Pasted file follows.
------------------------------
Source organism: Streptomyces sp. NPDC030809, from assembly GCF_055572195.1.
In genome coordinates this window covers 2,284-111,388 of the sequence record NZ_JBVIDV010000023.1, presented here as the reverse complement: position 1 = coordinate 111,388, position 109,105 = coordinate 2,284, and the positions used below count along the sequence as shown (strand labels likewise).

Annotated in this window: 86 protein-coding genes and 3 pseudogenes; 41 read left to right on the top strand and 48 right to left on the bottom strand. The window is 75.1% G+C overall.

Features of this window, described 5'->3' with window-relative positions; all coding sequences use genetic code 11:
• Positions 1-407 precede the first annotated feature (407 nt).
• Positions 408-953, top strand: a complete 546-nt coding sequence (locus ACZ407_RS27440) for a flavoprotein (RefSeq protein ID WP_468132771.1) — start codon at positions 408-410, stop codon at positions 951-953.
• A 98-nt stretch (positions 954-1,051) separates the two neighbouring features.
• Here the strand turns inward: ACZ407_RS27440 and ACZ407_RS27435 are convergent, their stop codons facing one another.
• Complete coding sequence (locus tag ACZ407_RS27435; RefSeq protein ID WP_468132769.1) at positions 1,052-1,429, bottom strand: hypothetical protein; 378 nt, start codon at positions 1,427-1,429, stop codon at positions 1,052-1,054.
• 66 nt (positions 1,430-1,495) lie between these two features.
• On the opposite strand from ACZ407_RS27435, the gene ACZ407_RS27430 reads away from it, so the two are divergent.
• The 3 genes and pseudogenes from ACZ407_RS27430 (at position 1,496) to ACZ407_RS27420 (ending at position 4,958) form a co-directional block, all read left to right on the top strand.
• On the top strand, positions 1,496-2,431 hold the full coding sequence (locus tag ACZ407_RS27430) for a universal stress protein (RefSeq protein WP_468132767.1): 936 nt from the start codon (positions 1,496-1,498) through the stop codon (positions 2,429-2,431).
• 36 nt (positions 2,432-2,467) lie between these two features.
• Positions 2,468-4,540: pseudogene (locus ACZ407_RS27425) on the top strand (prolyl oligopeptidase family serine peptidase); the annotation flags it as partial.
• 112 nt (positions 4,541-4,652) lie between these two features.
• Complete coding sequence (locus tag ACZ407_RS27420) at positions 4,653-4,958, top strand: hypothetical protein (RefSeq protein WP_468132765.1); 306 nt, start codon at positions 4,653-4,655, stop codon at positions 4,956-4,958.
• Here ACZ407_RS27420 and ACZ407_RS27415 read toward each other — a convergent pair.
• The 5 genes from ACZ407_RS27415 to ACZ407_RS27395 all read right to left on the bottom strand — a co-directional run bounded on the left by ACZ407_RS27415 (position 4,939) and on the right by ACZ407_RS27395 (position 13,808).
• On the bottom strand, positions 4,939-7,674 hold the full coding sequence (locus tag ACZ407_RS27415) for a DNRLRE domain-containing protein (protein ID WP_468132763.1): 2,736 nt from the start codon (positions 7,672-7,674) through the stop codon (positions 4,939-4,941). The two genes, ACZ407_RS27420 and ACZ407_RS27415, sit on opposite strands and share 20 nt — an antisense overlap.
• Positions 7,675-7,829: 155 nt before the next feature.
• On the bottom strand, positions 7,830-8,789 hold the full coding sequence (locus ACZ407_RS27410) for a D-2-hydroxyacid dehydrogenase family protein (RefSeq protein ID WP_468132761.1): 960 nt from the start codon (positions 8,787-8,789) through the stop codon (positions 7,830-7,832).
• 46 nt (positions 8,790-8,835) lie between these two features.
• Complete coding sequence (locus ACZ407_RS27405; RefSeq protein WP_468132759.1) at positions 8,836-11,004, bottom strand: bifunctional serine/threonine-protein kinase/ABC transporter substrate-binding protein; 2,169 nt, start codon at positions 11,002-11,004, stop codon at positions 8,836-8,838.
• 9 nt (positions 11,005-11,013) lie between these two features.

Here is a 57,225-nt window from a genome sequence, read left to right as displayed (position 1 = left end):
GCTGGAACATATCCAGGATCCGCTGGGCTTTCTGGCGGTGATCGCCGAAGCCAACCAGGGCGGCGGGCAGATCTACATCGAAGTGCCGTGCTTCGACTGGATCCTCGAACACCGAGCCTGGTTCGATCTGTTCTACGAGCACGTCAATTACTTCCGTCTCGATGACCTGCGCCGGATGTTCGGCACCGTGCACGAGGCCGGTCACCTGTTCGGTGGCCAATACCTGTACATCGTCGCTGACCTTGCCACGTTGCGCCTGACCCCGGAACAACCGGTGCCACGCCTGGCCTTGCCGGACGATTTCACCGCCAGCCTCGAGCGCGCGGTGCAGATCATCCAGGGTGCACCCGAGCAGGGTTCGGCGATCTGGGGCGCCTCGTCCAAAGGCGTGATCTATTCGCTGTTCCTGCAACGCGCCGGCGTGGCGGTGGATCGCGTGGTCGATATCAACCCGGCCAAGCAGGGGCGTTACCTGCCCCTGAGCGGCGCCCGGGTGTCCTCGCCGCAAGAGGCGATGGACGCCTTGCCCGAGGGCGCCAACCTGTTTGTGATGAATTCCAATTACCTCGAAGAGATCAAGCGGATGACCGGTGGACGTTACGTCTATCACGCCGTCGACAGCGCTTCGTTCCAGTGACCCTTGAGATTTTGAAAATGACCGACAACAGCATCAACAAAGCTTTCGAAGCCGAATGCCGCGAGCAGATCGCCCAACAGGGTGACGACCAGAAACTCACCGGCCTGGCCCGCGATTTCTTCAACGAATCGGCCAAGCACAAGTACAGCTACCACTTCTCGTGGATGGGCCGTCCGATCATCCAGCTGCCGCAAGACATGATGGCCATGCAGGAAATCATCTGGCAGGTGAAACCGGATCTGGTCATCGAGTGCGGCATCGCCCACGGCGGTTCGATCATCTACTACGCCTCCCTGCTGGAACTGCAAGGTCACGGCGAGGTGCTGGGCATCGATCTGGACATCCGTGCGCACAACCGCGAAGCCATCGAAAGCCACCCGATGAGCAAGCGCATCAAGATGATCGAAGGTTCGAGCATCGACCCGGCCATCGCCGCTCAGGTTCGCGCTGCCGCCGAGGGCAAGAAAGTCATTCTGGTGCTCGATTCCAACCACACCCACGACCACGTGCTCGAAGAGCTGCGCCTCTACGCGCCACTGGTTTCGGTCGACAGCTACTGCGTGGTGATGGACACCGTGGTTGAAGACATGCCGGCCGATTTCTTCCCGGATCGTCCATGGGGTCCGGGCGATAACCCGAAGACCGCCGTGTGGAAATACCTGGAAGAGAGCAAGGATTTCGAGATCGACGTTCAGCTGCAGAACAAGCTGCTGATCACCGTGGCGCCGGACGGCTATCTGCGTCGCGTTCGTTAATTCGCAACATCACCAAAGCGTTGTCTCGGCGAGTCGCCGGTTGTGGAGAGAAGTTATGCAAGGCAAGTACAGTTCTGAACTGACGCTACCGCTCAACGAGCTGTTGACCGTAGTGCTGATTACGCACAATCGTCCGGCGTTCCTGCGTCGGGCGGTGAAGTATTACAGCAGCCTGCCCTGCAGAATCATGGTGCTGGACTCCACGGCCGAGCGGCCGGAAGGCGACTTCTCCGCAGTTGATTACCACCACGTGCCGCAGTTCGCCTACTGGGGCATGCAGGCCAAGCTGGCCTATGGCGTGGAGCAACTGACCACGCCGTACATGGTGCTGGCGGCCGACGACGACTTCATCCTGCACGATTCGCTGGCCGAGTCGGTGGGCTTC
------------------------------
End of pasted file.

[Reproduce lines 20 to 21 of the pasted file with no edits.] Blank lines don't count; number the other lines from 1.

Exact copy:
• On the bottom strand, positions 4,939-7,674 hold the full coding sequence (locus tag ACZ407_RS27415) for a DNRLRE domain-containing protein (protein ID WP_468132763.1): 2,736 nt from the start codon (positions 7,672-7,674) through the stop codon (positions 4,939-4,941). The two genes, ACZ407_RS27420 and ACZ407_RS27415, sit on opposite strands and share 20 nt — an antisense overlap.
• Positions 7,675-7,829: 155 nt before the next feature.